pacing and parkrun

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In my fourth week of marathon training, my true love gave to me a pacing session and a parkrun in a pear tree …

Like many novice runners, I am not very good at pacing and I have spoken before about how I fear speed. These are not good qualities in a would be marathon finisher, as whilst I am not planning on running very fast for the 26.2 mile distance, I need to understand what pace I am capable of running and be confident I can maintain some consistency. And I think the idea of a race pace session is that by making yourself run at what will be your race pace – it helps to imprint the feeling of running at that speed and gives you an understanding and memory for race day.

Anyhow – what pace I was to do my race pace training sessions has been a bit of a topic of discussion between me and coach Sal, with Sally  putting the fear of death in me setting  me what seemed like an impossible pace and for an inordinate length of time  – e.g. run 75 minutes at 8.55/ 9 min mi pace – and me responding that there is no way I can run that fast for 15 never mind 75 minutes.

So this week  – Sally put the ball back in my court and asked me what pace I thought I  could manage to run at – well the truth is I don’t really know, but I reckoned probably slower than 8.55min mi !

But it turns out my lovely Garmin has a virtual pacing feature, so if I programme a set pace, as I run it tells me if I am ahead or behind that. I imagine any half serious runners, or lovers of sports watch technology reading this may at this point be saying – did she even read the manual before she bought the thing ? (answer no ).

On Tuesday I decided to try a run with the virtual pacer and in another quirk of kidology – I set it to 9.15 min mi pace, as was pretty sure I could maintain that.

I set off with my little pacing chum- on a rather grey and overcast day. The weather was a bit of an issue because in dim late January Edinburgh light there is not much contrast on the watch screen, so when glancing at the message I had to peer a bit to see if I was AHEAD OF PACE or BEHIND PACE and in scowling at the screen found myself REDUCING PACE.  But after a wee while I got the hang of it, and soon did not have to slow down to read the message. I even began to understand how it felt to run at a particular pace – which was the point of the exercise.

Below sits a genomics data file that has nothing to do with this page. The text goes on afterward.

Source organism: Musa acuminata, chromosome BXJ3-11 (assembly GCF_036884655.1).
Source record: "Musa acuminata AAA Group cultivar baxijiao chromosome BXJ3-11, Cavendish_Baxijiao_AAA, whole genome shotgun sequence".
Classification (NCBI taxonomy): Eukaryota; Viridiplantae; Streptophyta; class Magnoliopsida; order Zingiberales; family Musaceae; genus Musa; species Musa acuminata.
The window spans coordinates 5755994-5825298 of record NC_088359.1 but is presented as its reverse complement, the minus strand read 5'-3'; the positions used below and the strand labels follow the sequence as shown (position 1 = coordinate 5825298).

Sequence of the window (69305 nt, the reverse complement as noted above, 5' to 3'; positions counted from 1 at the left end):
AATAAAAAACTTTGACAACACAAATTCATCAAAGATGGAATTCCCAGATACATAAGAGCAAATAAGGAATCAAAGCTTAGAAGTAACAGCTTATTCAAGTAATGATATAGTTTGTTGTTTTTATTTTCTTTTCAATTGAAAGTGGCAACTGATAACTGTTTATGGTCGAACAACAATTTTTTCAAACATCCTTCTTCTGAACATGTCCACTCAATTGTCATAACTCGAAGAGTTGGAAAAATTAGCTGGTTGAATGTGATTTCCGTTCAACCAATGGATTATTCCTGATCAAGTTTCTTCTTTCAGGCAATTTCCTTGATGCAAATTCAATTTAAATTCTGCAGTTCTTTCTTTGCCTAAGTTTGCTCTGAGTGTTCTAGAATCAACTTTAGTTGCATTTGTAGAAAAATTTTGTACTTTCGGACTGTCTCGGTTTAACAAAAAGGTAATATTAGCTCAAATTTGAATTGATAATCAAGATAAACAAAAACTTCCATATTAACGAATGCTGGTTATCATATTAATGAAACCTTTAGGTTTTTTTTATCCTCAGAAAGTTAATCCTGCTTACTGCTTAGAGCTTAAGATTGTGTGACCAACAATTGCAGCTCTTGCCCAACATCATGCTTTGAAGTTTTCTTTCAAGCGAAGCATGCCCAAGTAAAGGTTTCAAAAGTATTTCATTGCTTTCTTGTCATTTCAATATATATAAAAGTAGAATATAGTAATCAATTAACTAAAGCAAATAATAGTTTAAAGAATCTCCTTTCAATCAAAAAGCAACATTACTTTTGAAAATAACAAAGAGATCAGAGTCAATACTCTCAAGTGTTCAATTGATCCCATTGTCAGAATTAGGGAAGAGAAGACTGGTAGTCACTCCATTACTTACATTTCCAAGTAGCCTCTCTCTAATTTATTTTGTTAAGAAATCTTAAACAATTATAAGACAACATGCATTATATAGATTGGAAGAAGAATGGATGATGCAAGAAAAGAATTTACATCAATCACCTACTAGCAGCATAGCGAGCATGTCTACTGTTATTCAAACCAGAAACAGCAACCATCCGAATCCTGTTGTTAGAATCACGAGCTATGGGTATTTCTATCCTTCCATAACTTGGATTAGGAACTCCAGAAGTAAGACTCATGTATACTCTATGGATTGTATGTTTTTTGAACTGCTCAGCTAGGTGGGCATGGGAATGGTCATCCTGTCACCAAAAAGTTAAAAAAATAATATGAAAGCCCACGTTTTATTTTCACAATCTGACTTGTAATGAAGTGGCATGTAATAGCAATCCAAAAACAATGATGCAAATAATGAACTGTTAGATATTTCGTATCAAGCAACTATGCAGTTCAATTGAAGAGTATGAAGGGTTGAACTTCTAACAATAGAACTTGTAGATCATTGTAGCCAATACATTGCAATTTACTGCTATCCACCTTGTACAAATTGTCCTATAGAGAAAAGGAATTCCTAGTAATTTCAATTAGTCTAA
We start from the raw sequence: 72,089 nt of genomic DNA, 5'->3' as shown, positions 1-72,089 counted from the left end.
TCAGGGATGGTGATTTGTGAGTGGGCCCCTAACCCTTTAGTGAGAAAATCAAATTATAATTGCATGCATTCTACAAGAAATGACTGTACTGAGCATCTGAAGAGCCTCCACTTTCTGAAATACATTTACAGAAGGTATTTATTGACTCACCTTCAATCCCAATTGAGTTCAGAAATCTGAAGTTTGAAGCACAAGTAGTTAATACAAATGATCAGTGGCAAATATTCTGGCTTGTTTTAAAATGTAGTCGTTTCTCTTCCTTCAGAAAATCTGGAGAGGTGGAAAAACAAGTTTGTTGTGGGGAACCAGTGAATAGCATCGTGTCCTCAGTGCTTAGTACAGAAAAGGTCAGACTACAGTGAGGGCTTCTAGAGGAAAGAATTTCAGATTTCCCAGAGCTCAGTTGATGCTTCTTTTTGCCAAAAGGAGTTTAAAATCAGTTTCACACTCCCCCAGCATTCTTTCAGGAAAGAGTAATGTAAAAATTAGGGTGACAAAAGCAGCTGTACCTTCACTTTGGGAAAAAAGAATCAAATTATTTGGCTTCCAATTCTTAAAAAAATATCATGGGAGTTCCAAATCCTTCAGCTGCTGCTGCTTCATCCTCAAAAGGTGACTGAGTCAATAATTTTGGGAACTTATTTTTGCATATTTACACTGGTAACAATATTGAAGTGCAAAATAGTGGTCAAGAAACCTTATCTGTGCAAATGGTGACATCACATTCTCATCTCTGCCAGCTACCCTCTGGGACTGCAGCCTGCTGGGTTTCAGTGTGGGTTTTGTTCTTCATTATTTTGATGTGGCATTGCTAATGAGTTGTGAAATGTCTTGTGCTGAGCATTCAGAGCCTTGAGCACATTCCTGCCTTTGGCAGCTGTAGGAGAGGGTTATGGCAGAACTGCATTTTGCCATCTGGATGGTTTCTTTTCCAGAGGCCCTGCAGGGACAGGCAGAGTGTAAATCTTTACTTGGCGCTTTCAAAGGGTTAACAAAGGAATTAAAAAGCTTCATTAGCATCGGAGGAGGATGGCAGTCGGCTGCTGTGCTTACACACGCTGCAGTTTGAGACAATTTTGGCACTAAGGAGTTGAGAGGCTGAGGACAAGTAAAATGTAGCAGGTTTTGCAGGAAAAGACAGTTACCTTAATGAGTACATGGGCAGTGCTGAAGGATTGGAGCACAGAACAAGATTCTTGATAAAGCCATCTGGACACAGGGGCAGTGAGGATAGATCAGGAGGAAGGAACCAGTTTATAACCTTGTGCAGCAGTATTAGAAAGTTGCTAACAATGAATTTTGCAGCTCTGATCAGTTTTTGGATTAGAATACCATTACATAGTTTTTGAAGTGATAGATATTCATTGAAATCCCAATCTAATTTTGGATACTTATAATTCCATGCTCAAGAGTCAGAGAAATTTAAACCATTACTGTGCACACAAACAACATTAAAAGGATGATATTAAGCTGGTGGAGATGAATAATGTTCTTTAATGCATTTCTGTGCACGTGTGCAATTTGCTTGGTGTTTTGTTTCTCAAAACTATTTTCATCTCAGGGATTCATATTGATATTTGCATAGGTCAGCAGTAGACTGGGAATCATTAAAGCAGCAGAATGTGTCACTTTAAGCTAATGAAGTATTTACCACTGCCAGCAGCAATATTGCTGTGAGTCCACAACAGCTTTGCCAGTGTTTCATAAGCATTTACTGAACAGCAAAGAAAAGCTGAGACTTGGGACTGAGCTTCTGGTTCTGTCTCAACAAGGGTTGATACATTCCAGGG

And while it is early days, I think I kind of get it – when I think I can’t maintain a pace of say 9 min mi, it is because I am not running consistently at 9 min mi – but am shooting off too fast then of course as I can’t really run for any length of time at 7 min mi or whatever, I drop right back only to shoot off again and this is not really pacing, and more importantly not a very enjoyable or sustainable way to run for any duration.  This coming week I am going to try it at 9 min mile and see how I get on.

Flushed with the success of beginning to understand pacing – I did my hill reps the day after and that was OK – although in an ongoing comedy of technology errors I forgot to hit the lap key at the top and the bottom so made it tricky for Sally to see what HR effort I was achieving going uphill.

One day I will master Mr Garmin

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parkrun Saturday

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parkrun is a free weekly timed 5k race /run held all over the country on a Saturday morning. It is a wonderful thing and has got lots of people enthused about running and is enjoyed by runners at all levels for different reasons. That said I have to admit that although I understand it is a good way to improve your performance and give yourself a regular test –  I really don’t enjoy doing parkrun- and it has become one of my running ‘bogeys’, and something I find all sorts of reasons to avoid doing.

But parkrun was on the training plan, and when I mentioned my dread of it to my non-running husband, he asked “how far do you have to run – and I said 5k – to which he replied  “that’s nothing to you why are you so bothered about it? ”

What he does not appreciate is how much I hate having to run fast, and when it is only 5k and it is a race – you really do have to run as fast as you can.

Or as Sal had helpfully said:

” run as fast as you can – it will feel horrible but it will soon be over”.

Anyway, I persuaded Alison to join me on a parkrun outing and it turned out to be not as bad as I was dreading. While I did not get a PB, my time was  26.05 and around 8.20 min mi pace, and during the run, I felt my pacing was a bit better ( hard when it is windy ) – so  overall not so bad for a slowcoach and maybe a sign of some progress.

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